Here is the place where the next bridge in Maryland over Chesapeake Bay could start and end

A new bridge over Chesapeake Bay could start the West Shore anywhere between Harford County and St. Mary's County, in line with new bridges that could be created by the Maryland Transportation Authority and the Administration Federal Highway.

The maps, part of the Chesapeake Bay Transfusion Study, show options for bridge sites that comprise both sides of Chesapeake Bay. At Western Shore, there are two potential sites starting in Harford County; There are three in the County of Baltimore; County Anne Arundel has five – including an area adjacent to the existing bridge; by sitting in Calvert County; and one is in County of St Mary.

On the East Shore, a bridge could cross or land in the counties of Cecil, Kent, Queen Anne, Talbot, Dorchester or Somerset.

Mr announced Larry Hogan studied the environmental impact of $ 5 million in 2016 to evaluate potential new sites for the third crossing of Chesapeake Bay. It is hoped that the results of the study, the first one made under the National Environmental Policy Act, will be released next year.

John Sales, a spokesman for the MdTA, said it was an email that spreads the maps "pre-definitive".

"The MDTA is working towards a formal presentation of the other options planned and it's scheduled for this spring," sales said by email.

He refused to comment on the selection process for your new bridge site.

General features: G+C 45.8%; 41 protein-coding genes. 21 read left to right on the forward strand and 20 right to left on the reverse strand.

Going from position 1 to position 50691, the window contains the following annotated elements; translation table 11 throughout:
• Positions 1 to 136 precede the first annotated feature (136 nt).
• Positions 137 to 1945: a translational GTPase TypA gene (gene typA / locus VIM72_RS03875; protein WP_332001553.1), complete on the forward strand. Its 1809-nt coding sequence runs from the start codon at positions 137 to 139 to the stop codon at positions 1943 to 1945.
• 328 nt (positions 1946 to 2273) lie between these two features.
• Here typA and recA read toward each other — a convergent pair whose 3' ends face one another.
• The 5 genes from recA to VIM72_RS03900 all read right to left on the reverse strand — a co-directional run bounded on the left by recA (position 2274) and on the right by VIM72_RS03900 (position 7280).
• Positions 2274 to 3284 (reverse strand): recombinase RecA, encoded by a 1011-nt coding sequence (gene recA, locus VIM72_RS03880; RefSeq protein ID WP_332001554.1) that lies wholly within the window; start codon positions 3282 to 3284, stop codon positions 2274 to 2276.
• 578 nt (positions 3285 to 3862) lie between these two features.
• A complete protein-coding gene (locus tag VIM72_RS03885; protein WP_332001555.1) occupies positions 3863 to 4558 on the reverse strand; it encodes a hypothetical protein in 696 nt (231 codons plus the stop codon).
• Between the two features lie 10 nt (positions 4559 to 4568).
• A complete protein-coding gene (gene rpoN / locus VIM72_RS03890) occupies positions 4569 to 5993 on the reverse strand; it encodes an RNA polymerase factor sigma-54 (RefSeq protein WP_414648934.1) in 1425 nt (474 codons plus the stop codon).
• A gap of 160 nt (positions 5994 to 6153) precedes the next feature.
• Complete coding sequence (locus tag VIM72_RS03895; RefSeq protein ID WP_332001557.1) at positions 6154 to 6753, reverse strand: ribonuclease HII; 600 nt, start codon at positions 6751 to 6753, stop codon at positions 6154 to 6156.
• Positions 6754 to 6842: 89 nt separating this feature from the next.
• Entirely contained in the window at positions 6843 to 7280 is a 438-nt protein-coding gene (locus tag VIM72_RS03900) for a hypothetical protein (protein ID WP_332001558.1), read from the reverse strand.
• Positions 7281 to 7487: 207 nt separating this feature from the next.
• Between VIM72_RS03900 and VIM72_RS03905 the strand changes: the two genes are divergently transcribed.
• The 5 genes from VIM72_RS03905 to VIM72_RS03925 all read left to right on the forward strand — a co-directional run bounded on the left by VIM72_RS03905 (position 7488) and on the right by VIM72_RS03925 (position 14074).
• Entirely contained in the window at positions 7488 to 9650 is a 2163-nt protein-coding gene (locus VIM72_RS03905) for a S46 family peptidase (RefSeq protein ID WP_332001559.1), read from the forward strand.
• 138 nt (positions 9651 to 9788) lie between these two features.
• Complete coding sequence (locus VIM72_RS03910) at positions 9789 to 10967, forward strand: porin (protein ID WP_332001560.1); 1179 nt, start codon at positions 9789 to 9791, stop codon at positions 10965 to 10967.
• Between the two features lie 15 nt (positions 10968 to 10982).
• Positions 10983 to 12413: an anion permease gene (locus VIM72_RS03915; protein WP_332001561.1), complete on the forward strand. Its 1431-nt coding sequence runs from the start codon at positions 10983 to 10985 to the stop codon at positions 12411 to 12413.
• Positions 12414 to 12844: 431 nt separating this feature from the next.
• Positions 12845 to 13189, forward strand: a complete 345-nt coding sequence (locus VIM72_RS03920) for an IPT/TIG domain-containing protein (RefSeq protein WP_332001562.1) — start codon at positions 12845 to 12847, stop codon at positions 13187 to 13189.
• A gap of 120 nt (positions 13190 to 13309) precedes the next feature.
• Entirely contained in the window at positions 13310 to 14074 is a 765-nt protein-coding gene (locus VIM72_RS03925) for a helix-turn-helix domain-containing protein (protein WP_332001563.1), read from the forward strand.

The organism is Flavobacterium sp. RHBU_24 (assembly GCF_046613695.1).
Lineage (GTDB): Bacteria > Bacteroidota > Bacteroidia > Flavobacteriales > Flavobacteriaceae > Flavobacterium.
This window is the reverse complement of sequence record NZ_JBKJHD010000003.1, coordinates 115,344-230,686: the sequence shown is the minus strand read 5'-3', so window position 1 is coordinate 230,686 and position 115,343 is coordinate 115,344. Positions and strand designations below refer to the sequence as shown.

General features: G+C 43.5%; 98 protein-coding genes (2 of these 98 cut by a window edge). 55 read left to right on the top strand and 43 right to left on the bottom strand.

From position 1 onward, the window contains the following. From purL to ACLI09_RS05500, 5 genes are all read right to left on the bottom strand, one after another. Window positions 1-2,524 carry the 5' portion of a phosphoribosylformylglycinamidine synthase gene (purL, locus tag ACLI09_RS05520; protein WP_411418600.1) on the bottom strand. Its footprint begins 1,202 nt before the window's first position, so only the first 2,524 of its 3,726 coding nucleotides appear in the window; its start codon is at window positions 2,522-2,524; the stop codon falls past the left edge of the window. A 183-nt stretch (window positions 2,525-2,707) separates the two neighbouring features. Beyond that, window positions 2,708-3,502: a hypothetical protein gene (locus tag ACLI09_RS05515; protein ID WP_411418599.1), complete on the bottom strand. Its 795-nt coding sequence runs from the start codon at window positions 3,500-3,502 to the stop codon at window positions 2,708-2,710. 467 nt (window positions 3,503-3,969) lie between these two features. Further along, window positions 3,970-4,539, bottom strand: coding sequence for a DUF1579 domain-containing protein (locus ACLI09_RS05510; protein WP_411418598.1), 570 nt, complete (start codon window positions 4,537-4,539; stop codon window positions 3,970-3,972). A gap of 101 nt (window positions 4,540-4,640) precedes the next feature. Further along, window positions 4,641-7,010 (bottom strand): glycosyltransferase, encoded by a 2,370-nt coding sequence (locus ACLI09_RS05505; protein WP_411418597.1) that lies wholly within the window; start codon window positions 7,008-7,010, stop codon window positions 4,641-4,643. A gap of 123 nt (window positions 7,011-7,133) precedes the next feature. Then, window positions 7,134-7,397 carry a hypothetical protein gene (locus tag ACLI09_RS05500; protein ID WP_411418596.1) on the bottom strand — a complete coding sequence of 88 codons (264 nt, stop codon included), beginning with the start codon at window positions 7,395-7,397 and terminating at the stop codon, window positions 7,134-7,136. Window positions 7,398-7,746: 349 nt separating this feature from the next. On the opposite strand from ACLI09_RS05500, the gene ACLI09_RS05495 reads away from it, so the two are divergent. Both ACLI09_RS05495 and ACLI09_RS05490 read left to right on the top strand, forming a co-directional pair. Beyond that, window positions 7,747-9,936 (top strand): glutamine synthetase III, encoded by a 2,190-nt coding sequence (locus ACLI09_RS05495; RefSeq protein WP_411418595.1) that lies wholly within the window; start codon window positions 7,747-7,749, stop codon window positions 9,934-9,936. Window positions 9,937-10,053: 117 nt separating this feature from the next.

The two extensions of the current crossing on Routes 50 and 301, formally called the Government's Memorial Bridge, William Preston Lane Jr., the stretch from Sandy Point to the West Shore to Kent Island on the East Shore. The original bridge was built in 1952 and became the second run in 1973.

The existing structures maintain more than 70,000 vehicles per day and are still expected to remain structured for a further 50 years. But if predicted traffic levels grow, the state says that they can see daily backups of 13 miles as early as 2040.

The new area could cost up to $ 10 billion, MdTA's executive director, Kevin Reigrut, told Baltimore Sun last year.

Marylanders on both sides of the bay are coming up to support or oppose a new crossing – depending on where it would be taken.

Legislatures from counties on East Coast have the power to cross a vote through a majority vote.

He got a job on the Facebook page. Robin Grammer has more than 500 comments when links are shared with the maps. Grammer, the Dominican Republic of the Republic, said he was worried about the possible two possible crossroads that could be a rural leader in the Area 6.

"The nature of the public would be more likely to be completely destroyed," said Grammer. "For my community leaders, there is nothing to accept that the state is going to board the board to take them."

Two bills were introduced to a new potential bridge at the General Assembly of Maryland. Like the law protecting East Shore counties from the development of a bridge by allowing legislators to cross on such projects, one bill would need the consent of County Anne Arundel's legislators to build a new Chesapeake Bay bridge affecting the county no. Another bill would extend that provision to the whole state.

Open houses were sent to comment on the scheduled Bay Transit Study for this winter back to spring, according to the MdTA website, as the agency's federal partners in the project "were not available to attend co-ordinated meetings and would need to provide reviews "public meetings due to the federal government shutdown earlier this year. New dates for the open houses have not yet been settled.

The reporters Baltimore Sun, Colin Campbell and Christina Tkacik added this article.

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